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Chief tells USF graduates to work for equality

St. Petersburg Police Chief Goliath Davis III encouraged University of South Florida graduates Sunday to fulfill "the promise of America" and work for social equality.

Davis, who earned a master's degree in criminal justice at USF in 1977 and is an adjunct professor, spoke at the Mahaffey Theater during the commencement ceremony for about 225 graduates of USF's St. Petersburg campus.

Davis, who became the city's first African-American police chief a year ago, warned graduates to be wary of efforts to roll back the gains of the civil rights movement, citing the dismantling of affirmative action at California colleges and a backlash against immigrants.

"America, oh America, where art thou on the issue of human rights?" he asked. "Where art thou on the issue of justice?"

Davis said he was dismayed at the growing "economic segregation" between the rich and the poor in America. "Economic empowerment is the next wave of the civil rights movement," he said. Davis called on schools, families and churches to work together to make sure that every American has an equal shot at success.

The graduates also heard from USF President Betty Castor, who focused on the future of USF's St. Petersburg campus in her address.

Castor vowed the St. Petersburg campus would grow to allow students to complete degrees completely on site. She praised a partnership that lets St. Petersburg Junior College students take USF courses as well as plans to offer more USF courses in north Pinellas County.

"We gather today to celebrate the future of our graduates," Castor said. "But we are also celebrating the future of the St. Petersburg campus, which is very, very bright indeed."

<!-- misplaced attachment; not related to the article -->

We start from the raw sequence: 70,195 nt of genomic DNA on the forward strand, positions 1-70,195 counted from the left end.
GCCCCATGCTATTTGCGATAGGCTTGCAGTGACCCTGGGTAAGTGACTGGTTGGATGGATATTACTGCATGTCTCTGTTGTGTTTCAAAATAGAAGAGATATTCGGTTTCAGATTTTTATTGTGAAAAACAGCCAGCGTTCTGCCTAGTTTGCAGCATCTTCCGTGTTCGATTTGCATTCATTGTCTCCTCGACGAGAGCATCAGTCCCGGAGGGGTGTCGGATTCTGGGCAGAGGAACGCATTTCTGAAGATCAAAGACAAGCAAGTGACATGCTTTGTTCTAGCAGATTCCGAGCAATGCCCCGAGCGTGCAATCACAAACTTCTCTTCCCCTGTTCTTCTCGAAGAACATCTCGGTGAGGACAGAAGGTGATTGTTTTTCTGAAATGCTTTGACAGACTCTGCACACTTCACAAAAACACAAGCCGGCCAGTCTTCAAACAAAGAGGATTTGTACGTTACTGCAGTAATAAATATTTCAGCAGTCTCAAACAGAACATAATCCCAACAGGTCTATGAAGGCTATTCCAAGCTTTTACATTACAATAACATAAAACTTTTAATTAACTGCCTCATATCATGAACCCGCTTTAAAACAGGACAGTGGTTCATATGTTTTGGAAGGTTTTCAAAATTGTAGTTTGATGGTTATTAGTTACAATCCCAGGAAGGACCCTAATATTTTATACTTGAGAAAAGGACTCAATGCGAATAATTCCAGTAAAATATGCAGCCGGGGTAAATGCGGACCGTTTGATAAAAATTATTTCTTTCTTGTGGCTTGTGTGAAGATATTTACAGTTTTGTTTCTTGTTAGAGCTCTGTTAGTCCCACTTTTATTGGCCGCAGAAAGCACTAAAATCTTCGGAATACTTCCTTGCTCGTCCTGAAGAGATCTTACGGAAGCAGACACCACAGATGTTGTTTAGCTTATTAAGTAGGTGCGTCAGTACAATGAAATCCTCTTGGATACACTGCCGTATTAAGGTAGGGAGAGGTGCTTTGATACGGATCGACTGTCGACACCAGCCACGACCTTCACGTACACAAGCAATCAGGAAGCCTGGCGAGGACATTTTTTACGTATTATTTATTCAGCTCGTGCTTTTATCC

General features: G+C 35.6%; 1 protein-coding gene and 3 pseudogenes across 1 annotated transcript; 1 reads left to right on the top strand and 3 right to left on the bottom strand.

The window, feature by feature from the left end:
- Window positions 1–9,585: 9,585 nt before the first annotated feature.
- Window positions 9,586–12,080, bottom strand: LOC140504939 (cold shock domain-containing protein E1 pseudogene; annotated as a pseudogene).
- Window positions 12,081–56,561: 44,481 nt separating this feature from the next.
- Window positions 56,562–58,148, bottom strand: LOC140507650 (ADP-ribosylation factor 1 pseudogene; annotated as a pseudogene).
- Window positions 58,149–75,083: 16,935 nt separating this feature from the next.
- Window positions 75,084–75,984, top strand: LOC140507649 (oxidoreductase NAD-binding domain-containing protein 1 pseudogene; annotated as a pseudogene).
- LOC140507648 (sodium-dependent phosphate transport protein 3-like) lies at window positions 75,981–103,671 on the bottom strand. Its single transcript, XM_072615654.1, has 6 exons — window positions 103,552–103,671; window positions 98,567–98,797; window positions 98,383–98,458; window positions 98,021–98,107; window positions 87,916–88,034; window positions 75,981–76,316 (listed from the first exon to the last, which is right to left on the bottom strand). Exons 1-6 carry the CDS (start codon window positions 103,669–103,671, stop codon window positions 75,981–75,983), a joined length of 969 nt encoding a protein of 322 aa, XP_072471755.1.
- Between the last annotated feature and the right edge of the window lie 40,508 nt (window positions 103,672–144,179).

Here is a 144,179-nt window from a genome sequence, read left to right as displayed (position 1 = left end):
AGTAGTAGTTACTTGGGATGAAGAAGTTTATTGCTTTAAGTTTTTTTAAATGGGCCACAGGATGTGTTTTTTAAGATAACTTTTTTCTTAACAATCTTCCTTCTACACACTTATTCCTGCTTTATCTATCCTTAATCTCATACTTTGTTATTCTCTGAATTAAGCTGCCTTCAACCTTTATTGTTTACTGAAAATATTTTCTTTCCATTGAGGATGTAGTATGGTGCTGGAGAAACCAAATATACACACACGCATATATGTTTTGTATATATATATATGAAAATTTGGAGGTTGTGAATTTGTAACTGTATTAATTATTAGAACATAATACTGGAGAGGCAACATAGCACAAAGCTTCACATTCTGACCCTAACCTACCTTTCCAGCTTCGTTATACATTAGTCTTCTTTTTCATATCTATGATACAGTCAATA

Among the graduates this year were 20 students in the first graduating class of the Teacher for All Children program. The candidates each received a Florida teacher certification in elementary education and a master's degree in special education.

Otherwise, the graduation's pomp and circumstance were like any other ceremony taking place this spring. Graduates fretted about how to wear their caps. Some taped messages to the top. One woman donned shades, a black boa and added a leopard skin pattern to her cap.

The Florida Orchestra's brass quintet played the graduation march while cameras flickered through the Mahaffey Theater. Families cheered as their loved ones crossed the stage to mark the end of a period in their lives.

And the start of another.

Amie Meyer, a 24-year-old who received her bachelor's degree in social sciences, was bound for Texas to help start a company designing pages for the World Wide Web.

Meanwhile, her friend, 31-year-old Teresa Carlton, said she wants to volunteer with AmeriCorps for a year after completing her bachelor's degree in women's studies.

Jennifer Leynes, a 25-year-old social sciences major, is considering becoming a flight attendant. "I switched majors about eight times," said Leynes. "This is closure."

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